Alabama lawmakers have finished their first legislative session under a new pay structure that gives them a salary equal to the median household income in the state.
Voters approved the change in 2012 following backlash over a lawmakers’ giving themselves a hefty pay raise in 2007 and predictions that it would be a significant pay cut for lawmakers.
The new pay structure went into effect with the 2014 election and is not— at this point at least — resulting in savings in the Alabama Senate. But the legislator who sponsored the change said it is too soon to judge the impact.
Alabama legislators get a yearly salary of $42,849, equal to the median household income in the state, plus expense reimbursements the same as state employees. Lawmakers’ total compensation under the old system, which gave them a tiny salary but a larger expensive allowance, could have hit as high as $56,868 depending on whether lawmakers accepted raises that were available to them.
However, records from the Alabama Senate show that it is, so far, costing slightly more because of the travel expenses and payroll taxes. The Alabama Senate spent $1.32 million on lawmakers pay and expenses so far this fiscal year. The Senate paid $1.26 million during the same time period last fiscal year.
“It’s a little more. It’s not a lot more, but it’s more,” Senate Secretary Pat Harris said.
However, Republican Rep. Mike Ball, who sponsored the legislation to make the change, said he thought it was too soon to compare the yearly costs. He said this first half of 2015 includes all of the travels costs for the Montgomery session. He said he believed the savings would materialize later in the year when lawmakers weren’t traveling as much.
“I know that several of my colleagues have been complaining to me about their pay cut. That’s probably a sign,” Ball said.
Legislators used to be paid under a convoluted system that dated back to when lawmakers traveled by train to Montgomery. They got a $10-a-day salary set by the 1901 Alabama Constitution, $50 per day in expense money during session meeting days, a monthly expense allowance and mileage based on railroad miles for one round-trip to Montgomery each session.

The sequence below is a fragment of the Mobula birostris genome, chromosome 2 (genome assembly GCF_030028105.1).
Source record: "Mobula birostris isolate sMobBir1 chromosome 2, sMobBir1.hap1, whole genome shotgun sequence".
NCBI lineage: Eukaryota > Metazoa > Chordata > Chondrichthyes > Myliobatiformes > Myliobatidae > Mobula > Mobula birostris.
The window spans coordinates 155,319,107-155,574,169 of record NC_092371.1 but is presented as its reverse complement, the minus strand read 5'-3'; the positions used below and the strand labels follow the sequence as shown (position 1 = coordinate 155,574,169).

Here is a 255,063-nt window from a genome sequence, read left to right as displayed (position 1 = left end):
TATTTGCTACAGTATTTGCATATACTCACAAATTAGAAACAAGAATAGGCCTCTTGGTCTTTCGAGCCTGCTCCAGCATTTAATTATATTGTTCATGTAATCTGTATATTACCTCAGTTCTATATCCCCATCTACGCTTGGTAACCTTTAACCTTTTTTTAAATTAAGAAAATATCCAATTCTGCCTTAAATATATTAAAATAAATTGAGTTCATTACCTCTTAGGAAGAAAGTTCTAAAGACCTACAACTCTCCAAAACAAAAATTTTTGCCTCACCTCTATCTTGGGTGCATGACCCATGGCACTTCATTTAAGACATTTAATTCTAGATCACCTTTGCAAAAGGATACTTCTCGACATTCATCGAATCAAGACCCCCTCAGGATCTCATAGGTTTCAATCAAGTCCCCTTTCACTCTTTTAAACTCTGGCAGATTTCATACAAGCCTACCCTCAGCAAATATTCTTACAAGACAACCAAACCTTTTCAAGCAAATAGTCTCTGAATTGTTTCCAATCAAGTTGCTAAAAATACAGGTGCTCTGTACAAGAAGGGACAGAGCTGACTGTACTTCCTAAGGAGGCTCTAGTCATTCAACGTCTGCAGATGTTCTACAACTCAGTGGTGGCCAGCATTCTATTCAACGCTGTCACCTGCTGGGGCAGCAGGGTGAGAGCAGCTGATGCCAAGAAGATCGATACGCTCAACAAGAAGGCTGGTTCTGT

Lawmakers in 2007 set off a political tempest when they approved a resolution, without a roll call vote, that increased their expense compensation by 61 percent and set up a system of annual automatic raises.
Individual legislator’s pay under the old system varied whether they accepted the raises that were available to them or not. The maximum total compensation in 2014 was about $56,868, assuming they had taken the automatic increases available to them over the years.
Backlash over the self-approved pay raise helped fuel approval of the new method, which was advertised as a pay cut.
Comparative numbers for this session in the House were not available. House Clerk Jeff Woodard said he can’t tell yet if the new system is saving money. In-state travel costs have risen considerably this fiscal year as legislators are paid expenses for travel to Montgomery.
The House paid nearly $396,000 in in-state travel this session for members to travel back and forth to Montgomery. Whether there is a significant savings could depend on how much lawmakers travel for the rest of the year.
Ball said he believes the new system is fairer because it links legislative pay to how Alabama families are faring. The law also wrote the pay into the Alabama Constitution, meaning lawmakers couldn’t raise their own pay without a public vote
“A huge thing was to limit our ability to set our own salaries,” Ball said.
Republished with permission of the Associated Press.